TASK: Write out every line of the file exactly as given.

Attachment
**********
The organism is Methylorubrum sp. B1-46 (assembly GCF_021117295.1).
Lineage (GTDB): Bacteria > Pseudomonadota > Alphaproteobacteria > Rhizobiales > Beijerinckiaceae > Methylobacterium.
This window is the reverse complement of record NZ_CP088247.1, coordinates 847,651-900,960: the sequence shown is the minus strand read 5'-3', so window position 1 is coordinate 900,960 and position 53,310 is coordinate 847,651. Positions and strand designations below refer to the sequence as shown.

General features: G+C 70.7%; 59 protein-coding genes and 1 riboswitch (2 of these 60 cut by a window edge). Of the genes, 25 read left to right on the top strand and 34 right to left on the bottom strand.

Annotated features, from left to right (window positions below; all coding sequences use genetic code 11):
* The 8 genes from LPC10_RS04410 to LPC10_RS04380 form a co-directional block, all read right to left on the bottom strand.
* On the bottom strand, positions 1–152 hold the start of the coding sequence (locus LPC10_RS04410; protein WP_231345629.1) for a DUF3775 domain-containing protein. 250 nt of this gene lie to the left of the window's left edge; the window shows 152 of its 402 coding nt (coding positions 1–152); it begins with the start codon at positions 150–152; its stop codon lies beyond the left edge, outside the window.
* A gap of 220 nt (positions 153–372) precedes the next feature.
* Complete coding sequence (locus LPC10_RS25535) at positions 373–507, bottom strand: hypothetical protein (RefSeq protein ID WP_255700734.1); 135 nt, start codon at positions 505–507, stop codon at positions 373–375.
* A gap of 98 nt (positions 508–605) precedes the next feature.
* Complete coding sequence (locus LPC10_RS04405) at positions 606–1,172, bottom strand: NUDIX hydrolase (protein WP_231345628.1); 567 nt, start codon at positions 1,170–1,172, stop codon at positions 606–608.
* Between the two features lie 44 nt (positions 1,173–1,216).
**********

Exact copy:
The organism is Methylorubrum sp. B1-46 (assembly GCF_021117295.1).
Lineage (GTDB): Bacteria > Pseudomonadota > Alphaproteobacteria > Rhizobiales > Beijerinckiaceae > Methylobacterium.
This window is the reverse complement of record NZ_CP088247.1, coordinates 847,651-900,960: the sequence shown is the minus strand read 5'-3', so window position 1 is coordinate 900,960 and position 53,310 is coordinate 847,651. Positions and strand designations below refer to the sequence as shown.

General features: G+C 70.7%; 59 protein-coding genes and 1 riboswitch (2 of these 60 cut by a window edge). Of the genes, 25 read left to right on the top strand and 34 right to left on the bottom strand.

Annotated features, from left to right (window positions below; all coding sequences use genetic code 11):
* The 8 genes from LPC10_RS04410 to LPC10_RS04380 form a co-directional block, all read right to left on the bottom strand.
* On the bottom strand, positions 1–152 hold the start of the coding sequence (locus LPC10_RS04410; protein WP_231345629.1) for a DUF3775 domain-containing protein. 250 nt of this gene lie to the left of the window's left edge; the window shows 152 of its 402 coding nt (coding positions 1–152); it begins with the start codon at positions 150–152; its stop codon lies beyond the left edge, outside the window.
* A gap of 220 nt (positions 153–372) precedes the next feature.
* Complete coding sequence (locus LPC10_RS25535) at positions 373–507, bottom strand: hypothetical protein (RefSeq protein ID WP_255700734.1); 135 nt, start codon at positions 505–507, stop codon at positions 373–375.
* A gap of 98 nt (positions 508–605) precedes the next feature.
* Complete coding sequence (locus LPC10_RS04405) at positions 606–1,172, bottom strand: NUDIX hydrolase (protein WP_231345628.1); 567 nt, start codon at positions 1,170–1,172, stop codon at positions 606–608.
* Between the two features lie 44 nt (positions 1,173–1,216).